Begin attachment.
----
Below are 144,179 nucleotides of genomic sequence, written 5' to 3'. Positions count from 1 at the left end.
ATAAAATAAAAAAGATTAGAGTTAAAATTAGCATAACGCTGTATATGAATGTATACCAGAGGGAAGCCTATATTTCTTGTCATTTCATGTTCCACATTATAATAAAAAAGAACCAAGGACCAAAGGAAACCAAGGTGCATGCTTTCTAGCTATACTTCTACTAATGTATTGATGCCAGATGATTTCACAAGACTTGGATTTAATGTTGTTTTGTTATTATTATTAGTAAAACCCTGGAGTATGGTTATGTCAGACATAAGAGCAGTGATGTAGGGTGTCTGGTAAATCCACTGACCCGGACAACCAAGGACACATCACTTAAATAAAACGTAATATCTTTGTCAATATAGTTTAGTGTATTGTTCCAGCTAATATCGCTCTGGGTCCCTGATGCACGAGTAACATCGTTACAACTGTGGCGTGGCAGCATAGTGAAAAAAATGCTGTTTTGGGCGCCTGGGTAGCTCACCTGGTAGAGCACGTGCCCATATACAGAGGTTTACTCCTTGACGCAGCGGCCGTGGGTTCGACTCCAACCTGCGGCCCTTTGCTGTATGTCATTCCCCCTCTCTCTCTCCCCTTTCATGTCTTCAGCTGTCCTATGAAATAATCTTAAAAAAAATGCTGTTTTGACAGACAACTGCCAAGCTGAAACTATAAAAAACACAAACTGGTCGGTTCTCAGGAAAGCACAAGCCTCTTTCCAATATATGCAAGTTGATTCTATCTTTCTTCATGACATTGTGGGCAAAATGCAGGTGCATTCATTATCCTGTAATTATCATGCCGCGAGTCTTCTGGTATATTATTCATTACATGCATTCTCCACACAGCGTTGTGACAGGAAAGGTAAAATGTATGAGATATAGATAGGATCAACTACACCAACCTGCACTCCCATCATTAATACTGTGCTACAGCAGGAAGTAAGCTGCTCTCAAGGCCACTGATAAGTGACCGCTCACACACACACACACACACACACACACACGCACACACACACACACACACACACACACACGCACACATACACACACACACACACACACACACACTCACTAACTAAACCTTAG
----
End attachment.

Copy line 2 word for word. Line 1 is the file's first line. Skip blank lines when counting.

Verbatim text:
ATAAAATAAAAAAGATTAGAGTTAAAATTAGCATAACGCTGTATATGAATGTATACCAGAGGGAAGCCTATATTTCTTGTCATTTCATGTTCCACATTATAATAAAAAAGAACCAAGGACCAAAGGAAACCAAGGTGCATGCTTTCTAGCTATACTTCTACTAATGTATTGATGCCAGATGATTTCACAAGACTTGGATTTAATGTTGTTTTGTTATTATTATTAGTAAAACCCTGGAGTATGGTTATGTCAGACATAAGAGCAGTGATGTAGGGTGTCTGGTAAATCCACTGACCCGGACAACCAAGGACACATCACTTAAATAAAACGTAATATCTTTGTCAATATAGTTTAGTGTATTGTTCCAGCTAATATCGCTCTGGGTCCCTGATGCACGAGTAACATCGTTACAACTGTGGCGTGGCAGCATAGTGAAAAAAATGCTGTTTTGGGCGCCTGGGTAGCTCACCTGGTAGAGCACGTGCCCATATACAGAGGTTTACTCCTTGACGCAGCGGCCGTGGGTTCGACTCCAACCTGCGGCCCTTTGCTGTATGTCATTCCCCCTCTCTCTCTCCCCTTTCATGTCTTCAGCTGTCCTATGAAATAATCTTAAAAAAAATGCTGTTTTGACAGACAACTGCCAAGCTGAAACTATAAAAAACACAAACTGGTCGGTTCTCAGGAAAGCACAAGCCTCTTTCCAATATATGCAAGTTGATTCTATCTTTCTTCATGACATTGTGGGCAAAATGCAGGTGCATTCATTATCCTGTAATTATCATGCCGCGAGTCTTCTGGTATATTATTCATTACATGCATTCTCCACACAGCGTTGTGACAGGAAAGGTAAAATGTATGAGATATAGATAGGATCAACTACACCAACCTGCACTCCCATCATTAATACTGTGCTACAGCAGGAAGTAAGCTGCTCTCAAGGCCACTGATAAGTGACCGCTCACACACACACACACACACACACACACACGCACACACACACACACACACACACACACACGCACACATACACACACACACACACACACACACACTCACTAACTAAACCTTAG